10% uplift in Employment Tribunals
The 10% uplift in Employment Tribunals
The case of Simmons v Castle  EWCA Civ 1039 and  EWCA Civ 1288 held that damages in personal injury claims should be increased by 10% and in the recent case of Summers v Bundy  EWCA Civ 126 the Court of Appeal clarified that the 10% uplift on general damages is not discretional and held that:-
“The claimant was entitled as of right to an award of general damages including the 10 per cent uplift and the judge had no discretion to depart from that.”
So, are awards for injury to feelings in the Employment Tribunal subject to this same uplift?
The Employment Appeal Tribunal decisions are inconclusive and currently there are three decisions in favour of the uplift and two against.
The judgments from the Employment Appeal Tribunal that have not applied the uplift are:-
which held that “ET [Employment Tribunal] claims are not included on the list of specific types of litigation dealt with in the [Jackson] report. The rationale for the uplift explained by the Court of Appeal in Simmons v Castle does not apply to litigation in the ET. Accordingly the 10% uplift decided upon in that case does not apply to increase guidelines in cases on injury to feelings in discrimination cases in ET’s.”
in which HHJ Serota QC stated:-
“46. I am persuaded by the argument that the Court of Appeal cannot have intended the
declaration of the 10% uplift in Simmons v Castle to apply to claims in the Employment Tribunal in respect of the statutory tort of discrimination.
- There is no reference at all in any of the documentation relating to the reform
package which was the subject of Sir Rupert Jackson’s reports and subsequent statements or any consultation documents or in the Judgment in Simmons v Castle as to the applicability of the 10% uplift to awards in the Employment Tribunal…
- Had the Court of Appeal intended to extend the uplift to proceedings in Employment Tribunals, in my opinion it would have said so clearly.”
However the judgments in favour of the uplift are set out below:-
is the most recent case and considers the relevant authorities in relation to this point and The Honourable Mr Justice Langstaff (President) succinctly concludes:-
“In my view the starting point is the statute. That requires, in effect, awards to be comparable in the Tribunals to those given in the county court. Though the comparability may be broad, I do not see that that comparability allows for one set of awards to be consistently 10% elevated above the other. That is not “broadly comparable” but “generally 10% different”. Moreover, I think that this statute reflects an important aspect of judicial policy, which is that awards made in the Tribunals should broadly be coherent with those made in the civil courts. It does not reflect well on a system of justice that the same injury, as it may seem to a member of the public, should be compensated in one regime at a level lower than it would in another, particularly given that in discrimination cases there is a general principle of effectiveness deriving from European authority which requires the award to be broadly the same.”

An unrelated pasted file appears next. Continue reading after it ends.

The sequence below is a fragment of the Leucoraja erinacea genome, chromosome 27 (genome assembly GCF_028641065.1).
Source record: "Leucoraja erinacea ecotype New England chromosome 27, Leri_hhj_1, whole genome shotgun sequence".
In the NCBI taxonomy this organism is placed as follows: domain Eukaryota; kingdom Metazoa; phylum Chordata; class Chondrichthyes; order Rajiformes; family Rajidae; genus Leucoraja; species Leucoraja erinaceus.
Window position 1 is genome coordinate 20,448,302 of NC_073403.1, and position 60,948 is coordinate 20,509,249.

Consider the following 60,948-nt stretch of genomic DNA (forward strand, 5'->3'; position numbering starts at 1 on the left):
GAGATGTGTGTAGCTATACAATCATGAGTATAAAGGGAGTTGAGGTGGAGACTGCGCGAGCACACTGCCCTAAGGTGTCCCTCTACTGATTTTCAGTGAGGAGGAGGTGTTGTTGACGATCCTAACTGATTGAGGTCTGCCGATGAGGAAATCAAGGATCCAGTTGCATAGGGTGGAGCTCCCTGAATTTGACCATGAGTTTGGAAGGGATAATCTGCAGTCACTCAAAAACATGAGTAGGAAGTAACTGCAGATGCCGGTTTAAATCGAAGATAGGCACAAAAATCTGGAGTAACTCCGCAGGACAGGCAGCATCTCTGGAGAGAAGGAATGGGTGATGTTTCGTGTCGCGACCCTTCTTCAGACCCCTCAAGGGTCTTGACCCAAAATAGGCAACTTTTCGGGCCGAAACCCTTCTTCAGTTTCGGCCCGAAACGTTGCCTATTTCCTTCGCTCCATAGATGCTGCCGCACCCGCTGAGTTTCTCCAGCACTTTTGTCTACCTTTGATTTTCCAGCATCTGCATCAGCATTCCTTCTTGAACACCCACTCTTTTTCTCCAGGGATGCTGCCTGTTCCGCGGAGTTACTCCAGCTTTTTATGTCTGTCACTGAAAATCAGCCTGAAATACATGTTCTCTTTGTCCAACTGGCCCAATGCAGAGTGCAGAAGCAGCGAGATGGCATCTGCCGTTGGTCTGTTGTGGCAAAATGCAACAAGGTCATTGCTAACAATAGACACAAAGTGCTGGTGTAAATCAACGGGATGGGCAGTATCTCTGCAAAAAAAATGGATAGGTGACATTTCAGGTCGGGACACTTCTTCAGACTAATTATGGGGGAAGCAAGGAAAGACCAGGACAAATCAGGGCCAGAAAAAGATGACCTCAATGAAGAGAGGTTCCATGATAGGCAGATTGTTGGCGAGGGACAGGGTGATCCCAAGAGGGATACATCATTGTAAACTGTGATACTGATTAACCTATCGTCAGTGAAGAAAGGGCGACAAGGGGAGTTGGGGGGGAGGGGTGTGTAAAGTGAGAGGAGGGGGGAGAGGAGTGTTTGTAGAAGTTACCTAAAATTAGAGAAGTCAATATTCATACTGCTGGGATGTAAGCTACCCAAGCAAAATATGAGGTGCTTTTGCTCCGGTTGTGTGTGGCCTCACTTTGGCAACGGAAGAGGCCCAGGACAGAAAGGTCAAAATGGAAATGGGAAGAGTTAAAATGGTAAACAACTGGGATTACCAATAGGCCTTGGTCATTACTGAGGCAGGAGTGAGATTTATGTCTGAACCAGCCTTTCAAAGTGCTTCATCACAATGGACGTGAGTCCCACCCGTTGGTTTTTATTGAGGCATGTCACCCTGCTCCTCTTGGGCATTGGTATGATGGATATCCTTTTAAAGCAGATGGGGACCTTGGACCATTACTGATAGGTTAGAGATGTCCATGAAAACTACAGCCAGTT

where it was held:-
“For those cases in which an injury to feelings award was made after 1 April 2013, it is also right to note that there is a requirement to apply the 10% uplift laid down in Simmons v Castle…it is common ground that this would necessarily fall to be done by this EAT if making an award for general damages in substitution for the award by the Tribunal.”
Which concluded that:-
“In my judgment there is no basis for limiting the 10% increase to all torts save for the tort of discrimination.”
The most recent decision of Beckford v London Borough of Southwark gives a detailed analysis of the authorities and suggests that this is the line that the Employment Tribunals will take however there is still no definitive authority and we await a decision from the Court of Appeal on De Souza v Vinci, which is due to heard in December 2016, to clarify this.
Please get in touch with our Employment Department if you need any advice on 01494 77 33 77 or email us at email@example.com